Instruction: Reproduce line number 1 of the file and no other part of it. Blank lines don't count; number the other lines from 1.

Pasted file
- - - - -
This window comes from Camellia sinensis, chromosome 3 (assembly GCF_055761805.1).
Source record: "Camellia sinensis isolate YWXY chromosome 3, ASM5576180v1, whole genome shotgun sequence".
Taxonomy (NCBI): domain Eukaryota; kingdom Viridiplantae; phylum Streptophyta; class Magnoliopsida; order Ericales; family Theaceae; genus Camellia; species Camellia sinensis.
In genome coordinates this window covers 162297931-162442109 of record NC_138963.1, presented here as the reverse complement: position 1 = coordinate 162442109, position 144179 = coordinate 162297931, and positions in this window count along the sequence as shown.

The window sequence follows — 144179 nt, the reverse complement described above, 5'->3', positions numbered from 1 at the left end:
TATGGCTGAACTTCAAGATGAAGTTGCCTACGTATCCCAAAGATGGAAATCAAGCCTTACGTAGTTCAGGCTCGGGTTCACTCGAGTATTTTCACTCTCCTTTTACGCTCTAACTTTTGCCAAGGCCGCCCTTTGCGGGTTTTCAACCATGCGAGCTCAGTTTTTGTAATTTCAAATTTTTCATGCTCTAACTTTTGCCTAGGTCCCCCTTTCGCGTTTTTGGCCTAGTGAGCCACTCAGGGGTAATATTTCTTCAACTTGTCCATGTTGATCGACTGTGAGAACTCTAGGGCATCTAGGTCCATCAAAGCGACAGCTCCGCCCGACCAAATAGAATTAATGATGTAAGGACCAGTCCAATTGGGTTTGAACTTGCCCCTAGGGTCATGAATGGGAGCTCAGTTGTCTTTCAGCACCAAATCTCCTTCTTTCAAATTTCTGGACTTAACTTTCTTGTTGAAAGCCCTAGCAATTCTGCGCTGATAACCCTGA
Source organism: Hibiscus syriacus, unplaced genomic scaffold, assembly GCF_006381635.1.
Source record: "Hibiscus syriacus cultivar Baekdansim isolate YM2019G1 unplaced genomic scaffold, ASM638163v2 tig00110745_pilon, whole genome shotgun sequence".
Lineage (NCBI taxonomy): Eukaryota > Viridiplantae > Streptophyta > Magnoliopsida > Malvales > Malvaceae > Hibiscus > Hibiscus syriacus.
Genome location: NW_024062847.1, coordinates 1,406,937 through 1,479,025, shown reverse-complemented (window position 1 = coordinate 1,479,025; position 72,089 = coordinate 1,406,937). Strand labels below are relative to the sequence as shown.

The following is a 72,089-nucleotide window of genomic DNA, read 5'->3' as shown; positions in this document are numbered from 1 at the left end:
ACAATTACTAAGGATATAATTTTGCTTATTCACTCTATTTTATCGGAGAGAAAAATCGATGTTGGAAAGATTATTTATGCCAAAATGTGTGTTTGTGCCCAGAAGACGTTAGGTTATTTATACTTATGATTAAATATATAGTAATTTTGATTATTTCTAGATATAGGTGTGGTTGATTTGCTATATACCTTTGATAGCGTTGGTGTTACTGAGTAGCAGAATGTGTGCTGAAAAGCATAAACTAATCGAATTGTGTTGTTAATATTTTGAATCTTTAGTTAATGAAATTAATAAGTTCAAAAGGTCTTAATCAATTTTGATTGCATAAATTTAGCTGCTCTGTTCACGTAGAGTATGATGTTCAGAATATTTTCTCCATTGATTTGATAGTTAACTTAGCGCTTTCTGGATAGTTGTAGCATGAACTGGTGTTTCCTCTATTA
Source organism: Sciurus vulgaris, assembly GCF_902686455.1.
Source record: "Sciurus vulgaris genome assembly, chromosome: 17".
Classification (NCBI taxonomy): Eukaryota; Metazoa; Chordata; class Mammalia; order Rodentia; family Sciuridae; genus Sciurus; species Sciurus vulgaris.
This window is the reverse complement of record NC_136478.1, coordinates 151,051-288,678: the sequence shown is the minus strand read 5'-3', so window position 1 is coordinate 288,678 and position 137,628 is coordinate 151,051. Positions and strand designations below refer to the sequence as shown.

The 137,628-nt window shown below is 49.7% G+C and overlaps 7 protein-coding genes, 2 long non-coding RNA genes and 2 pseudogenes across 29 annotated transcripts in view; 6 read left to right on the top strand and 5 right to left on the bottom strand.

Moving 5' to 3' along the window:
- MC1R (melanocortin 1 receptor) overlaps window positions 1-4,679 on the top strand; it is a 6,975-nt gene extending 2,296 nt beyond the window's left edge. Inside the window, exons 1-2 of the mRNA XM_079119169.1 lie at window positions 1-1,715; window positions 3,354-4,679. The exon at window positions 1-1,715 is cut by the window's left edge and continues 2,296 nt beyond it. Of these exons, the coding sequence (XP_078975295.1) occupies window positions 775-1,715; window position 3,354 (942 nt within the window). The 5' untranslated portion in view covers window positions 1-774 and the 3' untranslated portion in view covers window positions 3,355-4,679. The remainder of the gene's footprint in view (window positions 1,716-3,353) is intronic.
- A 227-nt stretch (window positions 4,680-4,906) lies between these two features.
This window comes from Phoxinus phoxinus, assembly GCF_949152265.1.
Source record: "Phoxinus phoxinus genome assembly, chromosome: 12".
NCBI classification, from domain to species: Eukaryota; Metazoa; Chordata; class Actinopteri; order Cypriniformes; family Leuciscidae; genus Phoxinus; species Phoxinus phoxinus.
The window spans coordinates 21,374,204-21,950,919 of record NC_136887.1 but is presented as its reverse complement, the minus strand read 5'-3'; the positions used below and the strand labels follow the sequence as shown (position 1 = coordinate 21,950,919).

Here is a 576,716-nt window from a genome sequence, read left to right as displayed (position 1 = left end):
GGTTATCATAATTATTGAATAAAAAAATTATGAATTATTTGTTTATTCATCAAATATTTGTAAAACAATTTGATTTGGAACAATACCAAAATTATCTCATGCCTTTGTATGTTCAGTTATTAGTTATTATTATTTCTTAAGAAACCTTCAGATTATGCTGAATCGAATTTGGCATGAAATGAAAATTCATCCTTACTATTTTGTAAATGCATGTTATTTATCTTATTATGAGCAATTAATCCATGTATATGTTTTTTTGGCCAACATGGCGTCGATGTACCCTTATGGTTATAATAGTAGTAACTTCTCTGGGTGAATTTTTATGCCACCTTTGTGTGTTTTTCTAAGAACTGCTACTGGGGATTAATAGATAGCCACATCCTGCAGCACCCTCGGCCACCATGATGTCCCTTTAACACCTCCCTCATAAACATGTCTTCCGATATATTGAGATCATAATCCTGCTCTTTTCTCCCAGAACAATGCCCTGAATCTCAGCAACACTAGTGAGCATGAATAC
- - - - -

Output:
This window comes from Camellia sinensis, chromosome 3 (assembly GCF_055761805.1).